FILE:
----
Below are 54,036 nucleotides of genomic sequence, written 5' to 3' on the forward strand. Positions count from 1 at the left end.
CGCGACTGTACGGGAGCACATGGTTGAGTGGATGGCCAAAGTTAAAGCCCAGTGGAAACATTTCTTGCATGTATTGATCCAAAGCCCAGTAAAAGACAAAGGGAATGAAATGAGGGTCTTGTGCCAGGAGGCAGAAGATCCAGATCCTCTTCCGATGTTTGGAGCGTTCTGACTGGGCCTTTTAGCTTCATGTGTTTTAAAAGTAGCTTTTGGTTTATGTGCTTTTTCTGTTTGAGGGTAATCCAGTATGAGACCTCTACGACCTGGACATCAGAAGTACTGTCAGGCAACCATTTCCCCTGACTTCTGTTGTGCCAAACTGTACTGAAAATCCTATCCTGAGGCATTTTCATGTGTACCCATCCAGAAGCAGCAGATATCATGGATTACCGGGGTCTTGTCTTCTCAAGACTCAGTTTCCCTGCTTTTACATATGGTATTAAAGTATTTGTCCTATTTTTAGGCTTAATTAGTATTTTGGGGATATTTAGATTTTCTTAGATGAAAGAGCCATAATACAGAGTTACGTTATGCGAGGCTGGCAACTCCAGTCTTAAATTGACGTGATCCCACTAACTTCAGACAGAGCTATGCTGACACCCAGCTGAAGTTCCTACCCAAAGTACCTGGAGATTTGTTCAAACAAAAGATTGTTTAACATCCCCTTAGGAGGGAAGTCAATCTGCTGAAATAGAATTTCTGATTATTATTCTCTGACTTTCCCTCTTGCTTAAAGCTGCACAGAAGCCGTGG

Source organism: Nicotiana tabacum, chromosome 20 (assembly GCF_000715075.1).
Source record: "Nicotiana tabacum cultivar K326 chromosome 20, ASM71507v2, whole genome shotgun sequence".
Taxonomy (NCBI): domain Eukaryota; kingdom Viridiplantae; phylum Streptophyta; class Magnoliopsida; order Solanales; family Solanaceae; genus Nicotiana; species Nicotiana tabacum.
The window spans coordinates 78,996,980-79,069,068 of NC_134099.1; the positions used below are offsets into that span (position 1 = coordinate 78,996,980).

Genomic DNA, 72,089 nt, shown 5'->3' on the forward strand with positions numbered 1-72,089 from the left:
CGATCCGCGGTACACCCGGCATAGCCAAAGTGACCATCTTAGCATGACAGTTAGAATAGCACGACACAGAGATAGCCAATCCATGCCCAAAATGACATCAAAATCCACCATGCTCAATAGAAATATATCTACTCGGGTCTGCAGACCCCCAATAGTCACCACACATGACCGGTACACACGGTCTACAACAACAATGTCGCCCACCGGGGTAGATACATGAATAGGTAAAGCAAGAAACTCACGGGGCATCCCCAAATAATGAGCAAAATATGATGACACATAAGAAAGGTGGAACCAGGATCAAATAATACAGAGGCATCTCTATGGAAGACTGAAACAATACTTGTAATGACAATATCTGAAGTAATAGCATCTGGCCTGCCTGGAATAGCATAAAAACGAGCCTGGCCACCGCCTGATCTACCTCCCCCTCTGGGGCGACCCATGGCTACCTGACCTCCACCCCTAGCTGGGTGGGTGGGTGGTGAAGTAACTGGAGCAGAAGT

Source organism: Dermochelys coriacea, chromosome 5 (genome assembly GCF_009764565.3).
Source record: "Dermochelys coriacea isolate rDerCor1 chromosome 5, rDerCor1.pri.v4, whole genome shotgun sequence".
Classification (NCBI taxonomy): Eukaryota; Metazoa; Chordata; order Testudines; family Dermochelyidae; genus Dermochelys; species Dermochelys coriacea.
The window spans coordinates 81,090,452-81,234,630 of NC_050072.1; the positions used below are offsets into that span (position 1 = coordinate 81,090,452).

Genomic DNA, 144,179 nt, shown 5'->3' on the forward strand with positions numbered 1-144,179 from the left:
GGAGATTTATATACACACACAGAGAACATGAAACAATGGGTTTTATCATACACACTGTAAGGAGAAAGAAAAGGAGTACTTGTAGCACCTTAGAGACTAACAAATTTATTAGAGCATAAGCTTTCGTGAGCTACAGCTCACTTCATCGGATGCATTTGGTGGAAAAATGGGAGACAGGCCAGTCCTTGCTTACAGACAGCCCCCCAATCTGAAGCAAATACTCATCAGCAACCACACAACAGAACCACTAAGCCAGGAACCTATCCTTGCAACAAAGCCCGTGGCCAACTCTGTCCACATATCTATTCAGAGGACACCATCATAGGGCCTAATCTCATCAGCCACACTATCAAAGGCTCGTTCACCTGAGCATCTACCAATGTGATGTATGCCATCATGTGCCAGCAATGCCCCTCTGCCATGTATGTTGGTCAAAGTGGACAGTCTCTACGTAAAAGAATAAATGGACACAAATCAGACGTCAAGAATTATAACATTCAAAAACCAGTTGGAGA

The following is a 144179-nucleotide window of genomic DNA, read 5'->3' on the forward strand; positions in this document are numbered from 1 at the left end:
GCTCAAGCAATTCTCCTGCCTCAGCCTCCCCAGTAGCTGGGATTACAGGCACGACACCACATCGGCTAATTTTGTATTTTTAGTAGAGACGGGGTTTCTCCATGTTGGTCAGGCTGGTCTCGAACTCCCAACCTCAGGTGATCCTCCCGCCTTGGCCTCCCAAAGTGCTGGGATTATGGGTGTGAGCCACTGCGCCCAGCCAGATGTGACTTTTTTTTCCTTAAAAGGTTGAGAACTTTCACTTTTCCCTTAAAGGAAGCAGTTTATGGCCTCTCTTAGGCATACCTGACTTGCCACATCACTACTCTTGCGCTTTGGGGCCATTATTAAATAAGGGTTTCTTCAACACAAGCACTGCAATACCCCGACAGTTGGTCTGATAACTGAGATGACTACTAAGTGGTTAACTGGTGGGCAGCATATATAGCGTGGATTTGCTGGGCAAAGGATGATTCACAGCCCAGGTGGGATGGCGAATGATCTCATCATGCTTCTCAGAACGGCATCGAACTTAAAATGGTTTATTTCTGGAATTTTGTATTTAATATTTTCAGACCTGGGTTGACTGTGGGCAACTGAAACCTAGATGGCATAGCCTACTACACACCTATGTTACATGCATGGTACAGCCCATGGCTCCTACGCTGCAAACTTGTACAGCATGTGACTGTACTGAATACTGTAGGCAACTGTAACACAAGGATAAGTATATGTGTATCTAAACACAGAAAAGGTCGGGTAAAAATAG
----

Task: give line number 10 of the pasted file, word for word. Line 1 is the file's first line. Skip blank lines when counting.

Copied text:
Source record: "Dermochelys coriacea isolate rDerCor1 chromosome 5, rDerCor1.pri.v4, whole genome shotgun sequence".